Electronic Arts is focusing on improving their segment share on the Nintendo Wii platform and remained Wii’s leading third-party publisher in North America and Europe thanks to its content. The company launched EA Sports Active, which sold over 1.8 million copies on the Wii. They are now looking to launch an expansion pack for the holiday season and are using development resources from other teams on the EA SPORTS Active franchise.

Quality remains a priority. Besides The Sims, EA has other games such as Fight Night Round 4, which won “best sports game” at the E3 Expo in June and sold over 1.7 million copies in the last two weeks of the quarter alone. In addition, the Tiger Woods PGA TOUR 10, The Godfather II, and Harry Potter and the Half-Blood Prince each sold over 1 million copies in the quarter.

Traditional gaming is not EA’s only strength: they also launched the FIFA Ultimate Team, which has generated $12 million this year. The module allows players to create their own virtual teams, trade players, and compete head to head.

Later this year, EA plans to launch Madden and FIFA on the Wii, which will be a big effort on the platform as it will have exclusive controls, modes, presentation and packaging. In traditional games they plan to launch FIFA 10, which will feature more realistic shooting, passing and control mechanics, and improved goalkeeper intelligence. Within digital, they are incorporating groundbreaking digital service features such as those in the Madden Online Franchise, which will have real NFL scheduling, live drafts, player transactions and real-time NFL stats. All of these will be manageable via the console, a web browser, or even an Apple mobile app.

EA understands that even with the growing popularity of the iPhone and other handheld devices as a medium for gaming, PC games will remain a major gaming platform as they will continue to evolve.  EA is thus launching Tiger Online, a browser-based game requiring no installation, no disc, and no additional peripherals. This game be monetized by subscriptions and micro-transactions.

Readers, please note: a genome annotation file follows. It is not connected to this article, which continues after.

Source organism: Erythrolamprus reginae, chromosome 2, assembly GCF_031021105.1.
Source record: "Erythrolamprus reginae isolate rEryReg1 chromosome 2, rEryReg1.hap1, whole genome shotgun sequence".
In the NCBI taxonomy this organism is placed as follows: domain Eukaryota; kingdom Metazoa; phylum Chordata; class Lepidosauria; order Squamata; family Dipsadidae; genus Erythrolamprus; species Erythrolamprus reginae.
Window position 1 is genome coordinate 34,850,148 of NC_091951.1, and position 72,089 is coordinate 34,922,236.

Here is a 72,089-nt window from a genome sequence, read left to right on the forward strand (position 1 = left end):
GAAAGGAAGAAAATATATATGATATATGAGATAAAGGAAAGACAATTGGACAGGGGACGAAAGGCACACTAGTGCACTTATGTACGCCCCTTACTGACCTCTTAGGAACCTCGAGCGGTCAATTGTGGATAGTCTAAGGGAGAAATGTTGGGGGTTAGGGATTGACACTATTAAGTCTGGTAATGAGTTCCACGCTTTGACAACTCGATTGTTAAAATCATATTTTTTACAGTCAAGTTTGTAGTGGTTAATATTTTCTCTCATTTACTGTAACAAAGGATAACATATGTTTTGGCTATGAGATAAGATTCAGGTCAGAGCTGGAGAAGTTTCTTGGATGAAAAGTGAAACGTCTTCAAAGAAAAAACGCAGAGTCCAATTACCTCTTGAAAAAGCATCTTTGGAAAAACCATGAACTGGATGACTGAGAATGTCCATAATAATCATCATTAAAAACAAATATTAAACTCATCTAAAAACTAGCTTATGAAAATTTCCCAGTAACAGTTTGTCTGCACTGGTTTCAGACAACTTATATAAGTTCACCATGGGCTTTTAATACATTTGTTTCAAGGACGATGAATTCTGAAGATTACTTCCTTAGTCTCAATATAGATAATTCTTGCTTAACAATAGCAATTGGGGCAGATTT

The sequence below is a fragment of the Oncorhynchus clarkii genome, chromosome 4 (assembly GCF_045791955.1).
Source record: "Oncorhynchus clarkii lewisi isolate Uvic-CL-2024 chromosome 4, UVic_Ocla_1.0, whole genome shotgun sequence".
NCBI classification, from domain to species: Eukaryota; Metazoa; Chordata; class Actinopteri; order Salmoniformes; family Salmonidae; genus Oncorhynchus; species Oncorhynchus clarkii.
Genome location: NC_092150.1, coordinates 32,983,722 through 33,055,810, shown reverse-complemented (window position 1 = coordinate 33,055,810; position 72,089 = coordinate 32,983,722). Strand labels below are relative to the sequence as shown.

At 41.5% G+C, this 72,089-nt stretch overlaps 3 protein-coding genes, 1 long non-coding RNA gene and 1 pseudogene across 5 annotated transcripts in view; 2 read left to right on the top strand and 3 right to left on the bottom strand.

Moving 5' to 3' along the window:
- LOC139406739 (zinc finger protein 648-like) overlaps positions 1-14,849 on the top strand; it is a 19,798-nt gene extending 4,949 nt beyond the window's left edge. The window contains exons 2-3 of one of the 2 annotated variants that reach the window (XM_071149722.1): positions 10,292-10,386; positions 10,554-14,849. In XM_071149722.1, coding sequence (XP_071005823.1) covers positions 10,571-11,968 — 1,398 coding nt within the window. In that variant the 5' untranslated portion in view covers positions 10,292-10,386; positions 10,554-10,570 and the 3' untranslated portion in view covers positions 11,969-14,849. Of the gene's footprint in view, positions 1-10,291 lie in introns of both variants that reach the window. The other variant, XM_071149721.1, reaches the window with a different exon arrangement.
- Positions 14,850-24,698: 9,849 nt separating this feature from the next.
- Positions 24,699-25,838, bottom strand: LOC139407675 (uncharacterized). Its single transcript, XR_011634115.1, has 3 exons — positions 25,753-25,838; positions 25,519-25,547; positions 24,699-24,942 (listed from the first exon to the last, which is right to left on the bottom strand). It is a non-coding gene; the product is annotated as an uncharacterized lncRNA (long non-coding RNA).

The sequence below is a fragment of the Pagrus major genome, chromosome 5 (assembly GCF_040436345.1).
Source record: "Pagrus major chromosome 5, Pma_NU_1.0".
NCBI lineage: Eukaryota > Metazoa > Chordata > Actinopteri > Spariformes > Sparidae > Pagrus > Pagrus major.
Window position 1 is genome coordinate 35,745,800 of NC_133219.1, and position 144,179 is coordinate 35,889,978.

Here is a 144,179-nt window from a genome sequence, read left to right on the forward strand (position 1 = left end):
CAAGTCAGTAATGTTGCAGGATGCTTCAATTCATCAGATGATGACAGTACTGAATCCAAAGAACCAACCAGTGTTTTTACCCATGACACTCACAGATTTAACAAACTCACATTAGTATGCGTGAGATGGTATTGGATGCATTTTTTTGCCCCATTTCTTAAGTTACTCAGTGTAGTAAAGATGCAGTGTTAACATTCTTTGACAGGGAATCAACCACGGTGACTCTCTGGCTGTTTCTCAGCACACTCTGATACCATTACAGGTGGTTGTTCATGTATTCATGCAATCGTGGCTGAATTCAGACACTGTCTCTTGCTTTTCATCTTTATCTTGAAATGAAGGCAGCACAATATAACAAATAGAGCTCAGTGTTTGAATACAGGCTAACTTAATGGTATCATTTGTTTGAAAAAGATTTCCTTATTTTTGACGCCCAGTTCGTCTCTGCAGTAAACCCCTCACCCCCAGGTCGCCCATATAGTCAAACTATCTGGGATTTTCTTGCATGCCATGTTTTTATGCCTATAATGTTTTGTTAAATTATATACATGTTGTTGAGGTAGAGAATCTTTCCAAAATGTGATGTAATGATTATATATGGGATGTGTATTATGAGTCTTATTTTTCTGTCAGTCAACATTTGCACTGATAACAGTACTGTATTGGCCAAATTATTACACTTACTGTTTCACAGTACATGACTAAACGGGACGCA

For the fiscal year, EA projects revenues of $4.3 billion, up 5% over the year, with non-GAAP EPS guidance of $1.00.

Electronic Arts was sitting at $1.8 billion cash at the end of the quarter and is looking to use some of those funds for smaller-scale acquisitions. The company is considering deals that are valued at less than $ 1 billion and will help them buy franchises or online publishing technologies to expand into the consumer-to-consumer marketplace. A couple of years ago, EA had made an unsuccessful bid for their smaller rival, Take Two Interactive (TTWO). Take Two is in distress right now, and as its price has fallen, it might be the right acquisition target. On the other hand, there are numerous online gaming companies, especially the social and viral ones, that are smaller but extremely successful, and would add to EA’s strategic expansion. Candidates would include Zynga, Social Gaming Network, and several others.

Electronic Arts’ stock is trading at $18.93 with a market capitalization of $6.12 billion.